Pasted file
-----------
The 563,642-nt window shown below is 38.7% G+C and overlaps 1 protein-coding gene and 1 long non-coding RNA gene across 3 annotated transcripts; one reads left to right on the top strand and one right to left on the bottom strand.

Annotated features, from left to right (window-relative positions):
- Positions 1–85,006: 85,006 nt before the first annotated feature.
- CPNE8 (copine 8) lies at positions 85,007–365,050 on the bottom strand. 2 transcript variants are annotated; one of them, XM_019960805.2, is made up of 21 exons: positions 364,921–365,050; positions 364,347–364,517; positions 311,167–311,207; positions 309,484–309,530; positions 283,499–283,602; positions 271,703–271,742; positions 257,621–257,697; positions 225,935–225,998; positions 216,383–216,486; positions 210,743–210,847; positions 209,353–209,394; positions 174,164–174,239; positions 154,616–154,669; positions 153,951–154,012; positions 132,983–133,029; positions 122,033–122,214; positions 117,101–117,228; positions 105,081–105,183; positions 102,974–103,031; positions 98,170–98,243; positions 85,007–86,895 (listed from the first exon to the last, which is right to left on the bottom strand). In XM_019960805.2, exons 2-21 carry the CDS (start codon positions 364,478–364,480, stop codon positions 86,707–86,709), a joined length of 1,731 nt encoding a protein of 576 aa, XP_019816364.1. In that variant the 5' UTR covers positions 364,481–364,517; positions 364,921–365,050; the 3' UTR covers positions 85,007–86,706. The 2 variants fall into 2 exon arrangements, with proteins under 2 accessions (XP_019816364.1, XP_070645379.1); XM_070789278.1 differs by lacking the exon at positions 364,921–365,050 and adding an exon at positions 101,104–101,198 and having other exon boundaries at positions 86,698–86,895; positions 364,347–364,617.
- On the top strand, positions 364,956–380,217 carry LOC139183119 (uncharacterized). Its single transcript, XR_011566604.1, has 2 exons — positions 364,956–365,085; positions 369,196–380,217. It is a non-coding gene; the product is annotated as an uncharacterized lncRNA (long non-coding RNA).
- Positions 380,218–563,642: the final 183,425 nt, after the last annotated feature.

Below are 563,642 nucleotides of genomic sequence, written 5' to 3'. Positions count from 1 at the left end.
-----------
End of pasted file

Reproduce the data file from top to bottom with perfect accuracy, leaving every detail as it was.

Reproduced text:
The 563,642-nt window shown below is 38.7% G+C and overlaps 1 protein-coding gene and 1 long non-coding RNA gene across 3 annotated transcripts; one reads left to right on the top strand and one right to left on the bottom strand.

Annotated features, from left to right (window-relative positions):
- Positions 1–85,006: 85,006 nt before the first annotated feature.
- CPNE8 (copine 8) lies at positions 85,007–365,050 on the bottom strand. 2 transcript variants are annotated; one of them, XM_019960805.2, is made up of 21 exons: positions 364,921–365,050; positions 364,347–364,517; positions 311,167–311,207; positions 309,484–309,530; positions 283,499–283,602; positions 271,703–271,742; positions 257,621–257,697; positions 225,935–225,998; positions 216,383–216,486; positions 210,743–210,847; positions 209,353–209,394; positions 174,164–174,239; positions 154,616–154,669; positions 153,951–154,012; positions 132,983–133,029; positions 122,033–122,214; positions 117,101–117,228; positions 105,081–105,183; positions 102,974–103,031; positions 98,170–98,243; positions 85,007–86,895 (listed from the first exon to the last, which is right to left on the bottom strand). In XM_019960805.2, exons 2-21 carry the CDS (start codon positions 364,478–364,480, stop codon positions 86,707–86,709), a joined length of 1,731 nt encoding a protein of 576 aa, XP_019816364.1. In that variant the 5' UTR covers positions 364,481–364,517; positions 364,921–365,050; the 3' UTR covers positions 85,007–86,706. The 2 variants fall into 2 exon arrangements, with proteins under 2 accessions (XP_019816364.1, XP_070645379.1); XM_070789278.1 differs by lacking the exon at positions 364,921–365,050 and adding an exon at positions 101,104–101,198 and having other exon boundaries at positions 86,698–86,895; positions 364,347–364,617.
- On the top strand, positions 364,956–380,217 carry LOC139183119 (uncharacterized). Its single transcript, XR_011566604.1, has 2 exons — positions 364,956–365,085; positions 369,196–380,217. It is a non-coding gene; the product is annotated as an uncharacterized lncRNA (long non-coding RNA).
- Positions 380,218–563,642: the final 183,425 nt, after the last annotated feature.

Below are 563,642 nucleotides of genomic sequence, written 5' to 3'. Positions count from 1 at the left end.